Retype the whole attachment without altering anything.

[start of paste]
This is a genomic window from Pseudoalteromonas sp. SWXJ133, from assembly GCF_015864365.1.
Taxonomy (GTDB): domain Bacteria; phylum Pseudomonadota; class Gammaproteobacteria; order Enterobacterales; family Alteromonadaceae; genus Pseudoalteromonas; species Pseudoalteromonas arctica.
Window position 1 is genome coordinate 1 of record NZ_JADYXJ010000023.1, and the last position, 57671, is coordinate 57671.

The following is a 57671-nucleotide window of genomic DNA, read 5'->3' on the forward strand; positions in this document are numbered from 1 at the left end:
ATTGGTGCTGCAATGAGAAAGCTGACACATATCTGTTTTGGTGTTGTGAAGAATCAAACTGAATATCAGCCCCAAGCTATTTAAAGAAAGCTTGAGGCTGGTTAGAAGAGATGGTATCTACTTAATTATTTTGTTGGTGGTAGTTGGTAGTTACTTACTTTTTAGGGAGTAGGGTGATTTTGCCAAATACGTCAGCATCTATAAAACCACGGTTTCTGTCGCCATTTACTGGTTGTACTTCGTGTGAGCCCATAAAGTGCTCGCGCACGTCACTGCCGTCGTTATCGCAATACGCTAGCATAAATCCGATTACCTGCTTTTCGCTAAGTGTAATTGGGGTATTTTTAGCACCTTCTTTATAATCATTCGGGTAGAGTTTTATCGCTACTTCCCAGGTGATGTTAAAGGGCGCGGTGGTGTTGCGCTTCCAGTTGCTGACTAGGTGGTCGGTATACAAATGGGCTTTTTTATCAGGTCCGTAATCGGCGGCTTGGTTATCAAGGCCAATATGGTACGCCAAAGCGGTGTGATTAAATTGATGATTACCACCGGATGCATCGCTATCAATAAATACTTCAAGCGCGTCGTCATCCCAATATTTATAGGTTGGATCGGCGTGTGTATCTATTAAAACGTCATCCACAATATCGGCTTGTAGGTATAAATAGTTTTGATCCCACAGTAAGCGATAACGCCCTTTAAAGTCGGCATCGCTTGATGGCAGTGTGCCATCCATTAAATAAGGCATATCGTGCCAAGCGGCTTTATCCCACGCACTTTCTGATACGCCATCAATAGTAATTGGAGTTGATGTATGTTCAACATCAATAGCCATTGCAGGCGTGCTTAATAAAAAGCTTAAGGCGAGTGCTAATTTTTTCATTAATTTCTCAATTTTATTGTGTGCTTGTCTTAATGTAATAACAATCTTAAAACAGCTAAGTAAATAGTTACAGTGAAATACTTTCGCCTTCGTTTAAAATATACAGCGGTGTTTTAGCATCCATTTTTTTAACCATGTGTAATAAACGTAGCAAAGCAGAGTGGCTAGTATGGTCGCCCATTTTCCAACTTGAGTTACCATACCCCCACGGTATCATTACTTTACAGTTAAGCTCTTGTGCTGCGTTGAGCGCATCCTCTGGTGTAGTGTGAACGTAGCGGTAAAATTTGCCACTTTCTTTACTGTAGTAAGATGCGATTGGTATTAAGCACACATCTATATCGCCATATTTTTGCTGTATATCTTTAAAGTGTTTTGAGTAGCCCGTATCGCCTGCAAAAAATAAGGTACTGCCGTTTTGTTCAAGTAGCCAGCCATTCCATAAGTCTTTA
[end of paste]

This is a genomic window from Pseudoalteromonas sp. SWXJ133, from assembly GCF_015864365.1.
Taxonomy (GTDB): domain Bacteria; phylum Pseudomonadota; class Gammaproteobacteria; order Enterobacterales; family Alteromonadaceae; genus Pseudoalteromonas; species Pseudoalteromonas arctica.
Window position 1 is genome coordinate 1 of record NZ_JADYXJ010000023.1, and the last position, 57671, is coordinate 57671.

The following is a 57671-nucleotide window of genomic DNA, read 5'->3' on the forward strand; positions in this document are numbered from 1 at the left end:
ATTGGTGCTGCAATGAGAAAGCTGACACATATCTGTTTTGGTGTTGTGAAGAATCAAACTGAATATCAGCCCCAAGCTATTTAAAGAAAGCTTGAGGCTGGTTAGAAGAGATGGTATCTACTTAATTATTTTGTTGGTGGTAGTTGGTAGTTACTTACTTTTTAGGGAGTAGGGTGATTTTGCCAAATACGTCAGCATCTATAAAACCACGGTTTCTGTCGCCATTTACTGGTTGTACTTCGTGTGAGCCCATAAAGTGCTCGCGCACGTCACTGCCGTCGTTATCGCAATACGCTAGCATAAATCCGATTACCTGCTTTTCGCTAAGTGTAATTGGGGTATTTTTAGCACCTTCTTTATAATCATTCGGGTAGAGTTTTATCGCTACTTCCCAGGTGATGTTAAAGGGCGCGGTGGTGTTGCGCTTCCAGTTGCTGACTAGGTGGTCGGTATACAAATGGGCTTTTTTATCAGGTCCGTAATCGGCGGCTTGGTTATCAAGGCCAATATGGTACGCCAAAGCGGTGTGATTAAATTGATGATTACCACCGGATGCATCGCTATCAATAAATACTTCAAGCGCGTCGTCATCCCAATATTTATAGGTTGGATCGGCGTGTGTATCTATTAAAACGTCATCCACAATATCGGCTTGTAGGTATAAATAGTTTTGATCCCACAGTAAGCGATAACGCCCTTTAAAGTCGGCATCGCTTGATGGCAGTGTGCCATCCATTAAATAAGGCATATCGTGCCAAGCGGCTTTATCCCACGCACTTTCTGATACGCCATCAATAGTAATTGGAGTTGATGTATGTTCAACATCAATAGCCATTGCAGGCGTGCTTAATAAAAAGCTTAAGGCGAGTGCTAATTTTTTCATTAATTTCTCAATTTTATTGTGTGCTTGTCTTAATGTAATAACAATCTTAAAACAGCTAAGTAAATAGTTACAGTGAAATACTTTCGCCTTCGTTTAAAATATACAGCGGTGTTTTAGCATCCATTTTTTTAACCATGTGTAATAAACGTAGCAAAGCAGAGTGGCTAGTATGGTCGCCCATTTTCCAACTTGAGTTACCATACCCCCACGGTATCATTACTTTACAGTTAAGCTCTTGTGCTGCGTTGAGCGCATCCTCTGGTGTAGTGTGAACGTAGCGGTAAAATTTGCCACTTTCTTTACTGTAGTAAGATGCGATTGGTATTAAGCACACATCTATATCGCCATATTTTTGCTGTATATCTTTAAAGTGTTTTGAGTAGCCCGTATCGCCTGCAAAAAATAAGGTACTGCCGTTTTGTTCAAGTAGCCAGCCATTCCATAAGTCTTTA